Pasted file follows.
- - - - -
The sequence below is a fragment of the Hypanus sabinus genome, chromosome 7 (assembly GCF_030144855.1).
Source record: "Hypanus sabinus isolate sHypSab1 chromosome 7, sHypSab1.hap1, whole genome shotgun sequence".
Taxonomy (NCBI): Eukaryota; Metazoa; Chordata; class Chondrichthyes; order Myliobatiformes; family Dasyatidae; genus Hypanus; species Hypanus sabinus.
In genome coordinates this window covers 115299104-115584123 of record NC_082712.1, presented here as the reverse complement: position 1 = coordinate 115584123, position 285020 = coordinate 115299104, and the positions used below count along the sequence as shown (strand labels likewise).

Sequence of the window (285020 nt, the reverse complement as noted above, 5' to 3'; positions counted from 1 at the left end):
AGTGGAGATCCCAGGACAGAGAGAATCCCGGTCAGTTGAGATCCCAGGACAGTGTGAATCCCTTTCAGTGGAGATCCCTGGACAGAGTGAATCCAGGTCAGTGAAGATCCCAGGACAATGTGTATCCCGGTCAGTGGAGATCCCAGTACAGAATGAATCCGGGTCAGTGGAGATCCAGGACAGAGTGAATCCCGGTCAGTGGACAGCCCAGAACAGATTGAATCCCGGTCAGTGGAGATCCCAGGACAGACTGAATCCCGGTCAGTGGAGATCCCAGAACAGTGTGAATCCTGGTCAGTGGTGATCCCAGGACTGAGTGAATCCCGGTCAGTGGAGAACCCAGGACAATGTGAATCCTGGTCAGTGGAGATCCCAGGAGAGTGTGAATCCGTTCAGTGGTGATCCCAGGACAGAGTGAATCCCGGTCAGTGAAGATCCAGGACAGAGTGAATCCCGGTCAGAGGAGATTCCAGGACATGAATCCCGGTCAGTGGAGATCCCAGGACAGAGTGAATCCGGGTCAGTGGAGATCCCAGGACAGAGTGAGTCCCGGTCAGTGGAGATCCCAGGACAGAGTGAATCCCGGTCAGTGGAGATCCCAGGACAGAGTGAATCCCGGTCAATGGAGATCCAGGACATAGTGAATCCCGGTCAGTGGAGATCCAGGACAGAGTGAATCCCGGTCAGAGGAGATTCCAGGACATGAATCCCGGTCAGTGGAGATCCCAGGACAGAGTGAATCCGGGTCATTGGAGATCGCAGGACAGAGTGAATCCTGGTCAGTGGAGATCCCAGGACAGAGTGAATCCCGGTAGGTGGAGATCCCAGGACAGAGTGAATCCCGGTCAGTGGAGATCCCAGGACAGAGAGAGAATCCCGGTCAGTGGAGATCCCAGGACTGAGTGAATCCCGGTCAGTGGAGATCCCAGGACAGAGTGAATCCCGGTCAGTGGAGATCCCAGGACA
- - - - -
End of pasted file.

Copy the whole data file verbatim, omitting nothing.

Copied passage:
The sequence below is a fragment of the Hypanus sabinus genome, chromosome 7 (assembly GCF_030144855.1).
Source record: "Hypanus sabinus isolate sHypSab1 chromosome 7, sHypSab1.hap1, whole genome shotgun sequence".
Taxonomy (NCBI): Eukaryota; Metazoa; Chordata; class Chondrichthyes; order Myliobatiformes; family Dasyatidae; genus Hypanus; species Hypanus sabinus.
In genome coordinates this window covers 115299104-115584123 of record NC_082712.1, presented here as the reverse complement: position 1 = coordinate 115584123, position 285020 = coordinate 115299104, and the positions used below count along the sequence as shown (strand labels likewise).

Sequence of the window (285020 nt, the reverse complement as noted above, 5' to 3'; positions counted from 1 at the left end):
AGTGGAGATCCCAGGACAGAGAGAATCCCGGTCAGTTGAGATCCCAGGACAGTGTGAATCCCTTTCAGTGGAGATCCCTGGACAGAGTGAATCCAGGTCAGTGAAGATCCCAGGACAATGTGTATCCCGGTCAGTGGAGATCCCAGTACAGAATGAATCCGGGTCAGTGGAGATCCAGGACAGAGTGAATCCCGGTCAGTGGACAGCCCAGAACAGATTGAATCCCGGTCAGTGGAGATCCCAGGACAGACTGAATCCCGGTCAGTGGAGATCCCAGAACAGTGTGAATCCTGGTCAGTGGTGATCCCAGGACTGAGTGAATCCCGGTCAGTGGAGAACCCAGGACAATGTGAATCCTGGTCAGTGGAGATCCCAGGAGAGTGTGAATCCGTTCAGTGGTGATCCCAGGACAGAGTGAATCCCGGTCAGTGAAGATCCAGGACAGAGTGAATCCCGGTCAGAGGAGATTCCAGGACATGAATCCCGGTCAGTGGAGATCCCAGGACAGAGTGAATCCGGGTCAGTGGAGATCCCAGGACAGAGTGAGTCCCGGTCAGTGGAGATCCCAGGACAGAGTGAATCCCGGTCAGTGGAGATCCCAGGACAGAGTGAATCCCGGTCAATGGAGATCCAGGACATAGTGAATCCCGGTCAGTGGAGATCCAGGACAGAGTGAATCCCGGTCAGAGGAGATTCCAGGACATGAATCCCGGTCAGTGGAGATCCCAGGACAGAGTGAATCCGGGTCATTGGAGATCGCAGGACAGAGTGAATCCTGGTCAGTGGAGATCCCAGGACAGAGTGAATCCCGGTAGGTGGAGATCCCAGGACAGAGTGAATCCCGGTCAGTGGAGATCCCAGGACAGAGAGAGAATCCCGGTCAGTGGAGATCCCAGGACTGAGTGAATCCCGGTCAGTGGAGATCCCAGGACAGAGTGAATCCCGGTCAGTGGAGATCCCAGGACA